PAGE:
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Updating your estate planning during the COVID-19 Pandemic

Covid-19 (Coronavirus) is a disease that has already spread throughout China and Italy, and that will likely spread throughout the United States. There are many concerns we cannot ignore during this Coronavirus pandemic: How will Coronavirus affect the economy? How will Coronavirus affect my ability to earn a living? How will Coronavirus affect my family? One of the last things which many people are concerned about at this time is updating their estate planning. However, updating your estate planning should be at the top of your priority list during this time.

There are many reasons to consider updating your estate planning due to the effect Coronavirus has had on the world. As we have seen in China and Italy, elderly adults and those with underlying issues are especially vulnerable to Coronavirus. One of the main concerns people have at those stages in their lives are that their loved ones are protected. With necessary updates to a person’s estate planning, he or she can have peace of mind that the Coronavirus pandemic will not have detrimental effects on his or her family.. Additionally, you may now have the additional time needed to address your estate planning. It’s not often we are given the gift of time.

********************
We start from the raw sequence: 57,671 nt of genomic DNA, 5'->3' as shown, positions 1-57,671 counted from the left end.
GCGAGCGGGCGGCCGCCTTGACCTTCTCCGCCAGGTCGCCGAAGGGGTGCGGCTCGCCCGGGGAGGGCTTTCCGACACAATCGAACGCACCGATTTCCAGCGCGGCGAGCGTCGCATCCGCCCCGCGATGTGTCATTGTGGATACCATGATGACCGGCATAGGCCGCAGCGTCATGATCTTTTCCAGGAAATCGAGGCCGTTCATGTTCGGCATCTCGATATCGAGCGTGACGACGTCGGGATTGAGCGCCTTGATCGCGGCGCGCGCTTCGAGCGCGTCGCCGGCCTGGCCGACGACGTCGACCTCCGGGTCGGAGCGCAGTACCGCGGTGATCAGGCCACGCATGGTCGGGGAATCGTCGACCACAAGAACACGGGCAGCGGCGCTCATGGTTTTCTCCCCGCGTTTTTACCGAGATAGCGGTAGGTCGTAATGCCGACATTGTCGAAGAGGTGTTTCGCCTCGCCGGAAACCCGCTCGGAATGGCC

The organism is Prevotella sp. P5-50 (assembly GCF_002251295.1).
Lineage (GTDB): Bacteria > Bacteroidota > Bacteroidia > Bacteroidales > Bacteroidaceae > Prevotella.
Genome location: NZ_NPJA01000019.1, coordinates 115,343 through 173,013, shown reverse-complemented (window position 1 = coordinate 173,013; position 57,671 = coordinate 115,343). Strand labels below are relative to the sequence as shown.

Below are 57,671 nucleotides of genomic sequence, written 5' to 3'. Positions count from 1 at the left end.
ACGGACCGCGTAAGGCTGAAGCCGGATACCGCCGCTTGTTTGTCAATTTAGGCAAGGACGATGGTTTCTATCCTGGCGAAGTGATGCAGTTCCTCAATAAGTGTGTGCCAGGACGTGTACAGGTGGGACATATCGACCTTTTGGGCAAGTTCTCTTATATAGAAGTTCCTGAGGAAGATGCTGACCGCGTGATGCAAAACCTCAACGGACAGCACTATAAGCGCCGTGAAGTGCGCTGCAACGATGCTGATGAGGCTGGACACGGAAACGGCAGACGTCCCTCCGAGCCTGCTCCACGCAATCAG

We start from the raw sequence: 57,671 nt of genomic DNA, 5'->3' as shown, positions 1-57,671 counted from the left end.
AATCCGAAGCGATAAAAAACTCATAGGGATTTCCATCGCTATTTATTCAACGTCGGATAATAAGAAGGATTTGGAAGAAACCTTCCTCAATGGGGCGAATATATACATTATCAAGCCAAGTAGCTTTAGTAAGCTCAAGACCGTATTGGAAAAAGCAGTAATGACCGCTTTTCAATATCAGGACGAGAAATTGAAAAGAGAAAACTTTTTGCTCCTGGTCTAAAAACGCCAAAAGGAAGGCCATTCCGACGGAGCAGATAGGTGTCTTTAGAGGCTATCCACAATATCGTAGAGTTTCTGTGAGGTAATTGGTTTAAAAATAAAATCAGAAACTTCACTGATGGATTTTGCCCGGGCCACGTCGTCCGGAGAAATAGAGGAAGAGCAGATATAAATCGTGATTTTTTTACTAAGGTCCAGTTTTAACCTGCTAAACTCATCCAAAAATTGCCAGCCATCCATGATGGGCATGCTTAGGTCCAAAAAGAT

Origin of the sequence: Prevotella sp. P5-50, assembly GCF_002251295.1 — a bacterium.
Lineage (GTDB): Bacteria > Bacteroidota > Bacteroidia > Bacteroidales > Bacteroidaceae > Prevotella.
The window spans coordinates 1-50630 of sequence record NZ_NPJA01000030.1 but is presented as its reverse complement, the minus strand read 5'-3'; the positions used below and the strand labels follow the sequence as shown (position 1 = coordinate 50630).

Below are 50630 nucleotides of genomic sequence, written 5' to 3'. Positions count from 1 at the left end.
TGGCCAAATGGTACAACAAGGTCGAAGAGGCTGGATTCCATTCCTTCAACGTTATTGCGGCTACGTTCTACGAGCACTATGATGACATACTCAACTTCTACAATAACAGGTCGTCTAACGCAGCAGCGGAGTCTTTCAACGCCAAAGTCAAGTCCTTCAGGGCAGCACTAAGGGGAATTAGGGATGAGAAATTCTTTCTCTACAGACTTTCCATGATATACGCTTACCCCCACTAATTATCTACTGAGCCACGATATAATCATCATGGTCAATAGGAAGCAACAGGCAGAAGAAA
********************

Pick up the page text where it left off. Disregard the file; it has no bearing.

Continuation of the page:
There are several different things people should consider when addressing their estate planning due to Coronavirus.

• Do you have a Last Will & Testament or Revocable Living Trust?
• Do you know who will receive your assets if you do not have a Last Will & Testament or Revocable Living Trust?
• Have you identified who will oversee your minor children in the event of your passing?
• Do you want certain beneficiaries to receive the property outright or over a period of time?
• If you have a Revocable Living Trust, when was the last time you reviewed your Trust?